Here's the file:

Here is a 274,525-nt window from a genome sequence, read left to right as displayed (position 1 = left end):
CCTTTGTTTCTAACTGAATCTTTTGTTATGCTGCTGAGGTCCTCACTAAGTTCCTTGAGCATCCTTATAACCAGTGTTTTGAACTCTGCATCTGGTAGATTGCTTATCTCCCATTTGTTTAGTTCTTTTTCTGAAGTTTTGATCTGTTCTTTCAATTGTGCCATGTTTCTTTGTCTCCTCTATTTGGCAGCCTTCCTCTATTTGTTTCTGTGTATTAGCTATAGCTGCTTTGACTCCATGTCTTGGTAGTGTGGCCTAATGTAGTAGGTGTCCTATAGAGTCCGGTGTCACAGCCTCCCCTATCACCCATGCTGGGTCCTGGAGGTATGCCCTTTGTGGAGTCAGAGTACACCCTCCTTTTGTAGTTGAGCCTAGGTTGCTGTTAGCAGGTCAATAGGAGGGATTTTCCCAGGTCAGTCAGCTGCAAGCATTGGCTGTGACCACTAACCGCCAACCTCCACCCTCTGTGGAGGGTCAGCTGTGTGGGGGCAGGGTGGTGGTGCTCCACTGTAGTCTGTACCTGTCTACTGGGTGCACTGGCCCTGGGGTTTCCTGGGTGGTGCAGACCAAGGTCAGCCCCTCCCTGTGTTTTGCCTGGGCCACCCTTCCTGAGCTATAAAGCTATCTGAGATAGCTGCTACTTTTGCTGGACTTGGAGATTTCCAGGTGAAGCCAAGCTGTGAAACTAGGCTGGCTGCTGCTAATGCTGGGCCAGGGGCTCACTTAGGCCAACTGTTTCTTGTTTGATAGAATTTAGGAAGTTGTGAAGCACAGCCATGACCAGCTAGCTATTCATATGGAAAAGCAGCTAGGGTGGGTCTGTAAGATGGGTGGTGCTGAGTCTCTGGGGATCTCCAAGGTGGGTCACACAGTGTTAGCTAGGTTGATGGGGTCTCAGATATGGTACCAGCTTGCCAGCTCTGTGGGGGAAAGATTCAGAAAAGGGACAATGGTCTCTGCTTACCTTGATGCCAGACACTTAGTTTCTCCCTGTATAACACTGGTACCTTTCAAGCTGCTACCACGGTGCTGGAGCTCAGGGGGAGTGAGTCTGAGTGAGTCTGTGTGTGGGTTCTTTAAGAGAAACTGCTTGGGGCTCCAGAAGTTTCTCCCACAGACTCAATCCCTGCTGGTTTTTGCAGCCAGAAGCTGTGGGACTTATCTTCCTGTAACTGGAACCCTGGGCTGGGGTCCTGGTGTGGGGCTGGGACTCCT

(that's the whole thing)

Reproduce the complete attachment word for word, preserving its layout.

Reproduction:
Here is a 274,525-nt window from a genome sequence, read left to right as displayed (position 1 = left end):
CCTTTGTTTCTAACTGAATCTTTTGTTATGCTGCTGAGGTCCTCACTAAGTTCCTTGAGCATCCTTATAACCAGTGTTTTGAACTCTGCATCTGGTAGATTGCTTATCTCCCATTTGTTTAGTTCTTTTTCTGAAGTTTTGATCTGTTCTTTCAATTGTGCCATGTTTCTTTGTCTCCTCTATTTGGCAGCCTTCCTCTATTTGTTTCTGTGTATTAGCTATAGCTGCTTTGACTCCATGTCTTGGTAGTGTGGCCTAATGTAGTAGGTGTCCTATAGAGTCCGGTGTCACAGCCTCCCCTATCACCCATGCTGGGTCCTGGAGGTATGCCCTTTGTGGAGTCAGAGTACACCCTCCTTTTGTAGTTGAGCCTAGGTTGCTGTTAGCAGGTCAATAGGAGGGATTTTCCCAGGTCAGTCAGCTGCAAGCATTGGCTGTGACCACTAACCGCCAACCTCCACCCTCTGTGGAGGGTCAGCTGTGTGGGGGCAGGGTGGTGGTGCTCCACTGTAGTCTGTACCTGTCTACTGGGTGCACTGGCCCTGGGGTTTCCTGGGTGGTGCAGACCAAGGTCAGCCCCTCCCTGTGTTTTGCCTGGGCCACCCTTCCTGAGCTATAAAGCTATCTGAGATAGCTGCTACTTTTGCTGGACTTGGAGATTTCCAGGTGAAGCCAAGCTGTGAAACTAGGCTGGCTGCTGCTAATGCTGGGCCAGGGGCTCACTTAGGCCAACTGTTTCTTGTTTGATAGAATTTAGGAAGTTGTGAAGCACAGCCATGACCAGCTAGCTATTCATATGGAAAAGCAGCTAGGGTGGGTCTGTAAGATGGGTGGTGCTGAGTCTCTGGGGATCTCCAAGGTGGGTCACACAGTGTTAGCTAGGTTGATGGGGTCTCAGATATGGTACCAGCTTGCCAGCTCTGTGGGGGAAAGATTCAGAAAAGGGACAATGGTCTCTGCTTACCTTGATGCCAGACACTTAGTTTCTCCCTGTATAACACTGGTACCTTTCAAGCTGCTACCACGGTGCTGGAGCTCAGGGGGAGTGAGTCTGAGTGAGTCTGTGTGTGGGTTCTTTAAGAGAAACTGCTTGGGGCTCCAGAAGTTTCTCCCACAGACTCAATCCCTGCTGGTTTTTGCAGCCAGAAGCTGTGGGACTTATCTTCCTGTAACTGGAACCCTGGGCTGGGGTCCTGGTGTGGGGCTGGGACTCCT